Hyndman, Henry Mayers (1842–1921)
A British Marxist theorist and politician, Hyndman was born in London to a prosperous merchant family of staunchly Conservative politics; he was educated at Trinity College, Cambridge. He became in turn a journalist, imperial traveller and financial adventurer. An enthusiast for Empire, he stood for Parliament in 1880 as an independent on a Tory radical programme but withdrew from the contest. Increasingly acquainted with continental socialism, he read Marx’s Capital in French in 1880 and became personally acquainted with Marx in London. This began the process whereby Hyndman, during the 1880s, emerged as the pioneer of British Marxism, the founder and leader of a Marxist party (the Social Democratic Federation) and the leading theorist and propagandist of Marxism in Britain. In essentials, this was the role he continued to play for the rest of his life.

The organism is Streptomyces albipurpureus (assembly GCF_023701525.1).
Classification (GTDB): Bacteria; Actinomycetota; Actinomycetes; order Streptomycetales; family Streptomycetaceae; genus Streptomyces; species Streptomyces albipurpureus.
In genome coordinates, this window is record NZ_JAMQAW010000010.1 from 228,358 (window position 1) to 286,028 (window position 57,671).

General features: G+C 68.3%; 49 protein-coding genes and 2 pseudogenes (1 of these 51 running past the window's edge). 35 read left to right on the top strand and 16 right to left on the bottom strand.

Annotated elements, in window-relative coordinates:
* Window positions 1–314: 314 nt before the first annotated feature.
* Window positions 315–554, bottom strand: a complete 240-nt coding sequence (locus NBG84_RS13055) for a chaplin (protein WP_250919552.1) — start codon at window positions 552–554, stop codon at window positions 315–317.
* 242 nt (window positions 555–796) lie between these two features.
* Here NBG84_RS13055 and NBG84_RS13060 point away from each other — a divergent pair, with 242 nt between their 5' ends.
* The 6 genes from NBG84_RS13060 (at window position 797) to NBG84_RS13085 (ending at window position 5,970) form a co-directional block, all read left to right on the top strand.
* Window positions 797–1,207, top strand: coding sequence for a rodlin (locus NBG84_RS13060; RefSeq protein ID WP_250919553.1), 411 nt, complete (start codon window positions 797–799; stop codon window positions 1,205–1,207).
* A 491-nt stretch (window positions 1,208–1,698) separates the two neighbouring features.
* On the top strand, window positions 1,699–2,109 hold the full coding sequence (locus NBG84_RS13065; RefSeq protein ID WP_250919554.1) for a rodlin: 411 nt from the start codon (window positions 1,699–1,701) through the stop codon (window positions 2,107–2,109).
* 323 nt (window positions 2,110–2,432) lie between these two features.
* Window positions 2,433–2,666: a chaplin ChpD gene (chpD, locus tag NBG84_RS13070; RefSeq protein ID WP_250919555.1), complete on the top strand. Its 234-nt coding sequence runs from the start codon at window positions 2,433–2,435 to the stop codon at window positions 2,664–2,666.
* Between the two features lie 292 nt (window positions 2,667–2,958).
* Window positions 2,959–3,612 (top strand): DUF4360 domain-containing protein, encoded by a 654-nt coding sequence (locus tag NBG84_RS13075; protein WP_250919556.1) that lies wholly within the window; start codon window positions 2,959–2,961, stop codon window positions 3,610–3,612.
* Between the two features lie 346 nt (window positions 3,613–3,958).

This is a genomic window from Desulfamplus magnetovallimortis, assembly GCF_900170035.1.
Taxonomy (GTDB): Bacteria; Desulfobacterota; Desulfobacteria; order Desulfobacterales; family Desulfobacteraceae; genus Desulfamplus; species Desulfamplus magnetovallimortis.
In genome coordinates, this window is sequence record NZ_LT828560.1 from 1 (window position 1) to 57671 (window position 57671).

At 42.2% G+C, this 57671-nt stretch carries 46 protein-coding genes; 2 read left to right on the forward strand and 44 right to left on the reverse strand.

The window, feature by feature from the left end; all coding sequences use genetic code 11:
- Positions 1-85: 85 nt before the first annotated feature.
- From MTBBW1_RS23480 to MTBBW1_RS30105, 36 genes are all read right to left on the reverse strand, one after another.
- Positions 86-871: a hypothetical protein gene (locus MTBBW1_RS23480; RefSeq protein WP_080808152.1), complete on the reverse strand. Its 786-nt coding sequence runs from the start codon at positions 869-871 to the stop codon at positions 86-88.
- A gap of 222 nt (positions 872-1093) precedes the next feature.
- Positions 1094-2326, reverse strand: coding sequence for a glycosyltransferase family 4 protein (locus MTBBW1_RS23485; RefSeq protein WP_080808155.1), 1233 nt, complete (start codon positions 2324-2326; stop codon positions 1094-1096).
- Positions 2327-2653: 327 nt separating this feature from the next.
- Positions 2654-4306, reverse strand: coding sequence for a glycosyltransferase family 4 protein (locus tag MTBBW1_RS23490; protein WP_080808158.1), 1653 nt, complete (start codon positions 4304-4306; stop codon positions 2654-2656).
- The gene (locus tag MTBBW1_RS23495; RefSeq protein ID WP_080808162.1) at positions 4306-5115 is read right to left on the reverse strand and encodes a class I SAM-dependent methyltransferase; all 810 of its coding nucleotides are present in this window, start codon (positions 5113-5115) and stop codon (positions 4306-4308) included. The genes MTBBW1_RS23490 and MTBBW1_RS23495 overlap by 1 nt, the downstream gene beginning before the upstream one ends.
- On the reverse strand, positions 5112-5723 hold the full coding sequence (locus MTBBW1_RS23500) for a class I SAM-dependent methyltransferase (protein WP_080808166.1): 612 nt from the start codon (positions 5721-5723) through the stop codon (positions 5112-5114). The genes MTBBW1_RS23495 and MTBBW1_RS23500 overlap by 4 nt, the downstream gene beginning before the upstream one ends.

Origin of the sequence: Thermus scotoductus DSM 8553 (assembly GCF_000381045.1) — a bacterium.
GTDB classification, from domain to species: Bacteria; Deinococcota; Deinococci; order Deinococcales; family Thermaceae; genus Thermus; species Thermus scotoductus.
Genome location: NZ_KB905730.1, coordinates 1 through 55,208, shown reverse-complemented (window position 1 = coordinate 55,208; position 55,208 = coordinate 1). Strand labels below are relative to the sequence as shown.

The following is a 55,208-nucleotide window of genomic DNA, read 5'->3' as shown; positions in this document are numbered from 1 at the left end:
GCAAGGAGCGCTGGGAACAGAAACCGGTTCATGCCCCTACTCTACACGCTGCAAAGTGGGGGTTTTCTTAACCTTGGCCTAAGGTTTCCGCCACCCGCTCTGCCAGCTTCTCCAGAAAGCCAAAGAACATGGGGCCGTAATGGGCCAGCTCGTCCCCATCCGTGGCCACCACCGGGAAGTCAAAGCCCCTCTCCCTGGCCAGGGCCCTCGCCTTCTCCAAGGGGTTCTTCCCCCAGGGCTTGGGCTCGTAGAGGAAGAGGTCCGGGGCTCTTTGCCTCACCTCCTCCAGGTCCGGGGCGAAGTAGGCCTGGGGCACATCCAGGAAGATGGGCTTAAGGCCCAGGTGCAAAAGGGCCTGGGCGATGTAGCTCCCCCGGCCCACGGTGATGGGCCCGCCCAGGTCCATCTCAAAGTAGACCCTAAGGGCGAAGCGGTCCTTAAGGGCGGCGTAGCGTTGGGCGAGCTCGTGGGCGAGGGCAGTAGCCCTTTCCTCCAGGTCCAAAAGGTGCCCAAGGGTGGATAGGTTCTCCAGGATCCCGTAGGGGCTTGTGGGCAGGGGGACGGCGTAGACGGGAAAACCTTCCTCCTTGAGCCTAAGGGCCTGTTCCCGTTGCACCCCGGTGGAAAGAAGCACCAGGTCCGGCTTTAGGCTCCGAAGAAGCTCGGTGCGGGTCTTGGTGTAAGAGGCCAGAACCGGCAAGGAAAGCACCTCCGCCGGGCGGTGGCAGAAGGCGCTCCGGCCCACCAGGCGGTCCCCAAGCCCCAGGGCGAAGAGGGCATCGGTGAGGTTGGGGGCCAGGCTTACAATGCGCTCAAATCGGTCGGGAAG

KeywordsTrinity College Conservative Politics Historical Basis Political Lesson Imperial Traveller
- Collins, H. 1971. The Marxism of the social democratic federation. In Essays in labour history 1886–1823, ed. A. Briggs and J. Saville. London: Macmillan.Google Scholar
- Hobsbawm, E. 1964. Hyndman and the SDF. In Labouring men, ed. E. Hobsbawm. London: Weidenfeld & Nicolson.Google Scholar
- Tsuzuki, C. 1961. H.M. Hyndman and British socialism. Oxford: Oxford University Press.Google Scholar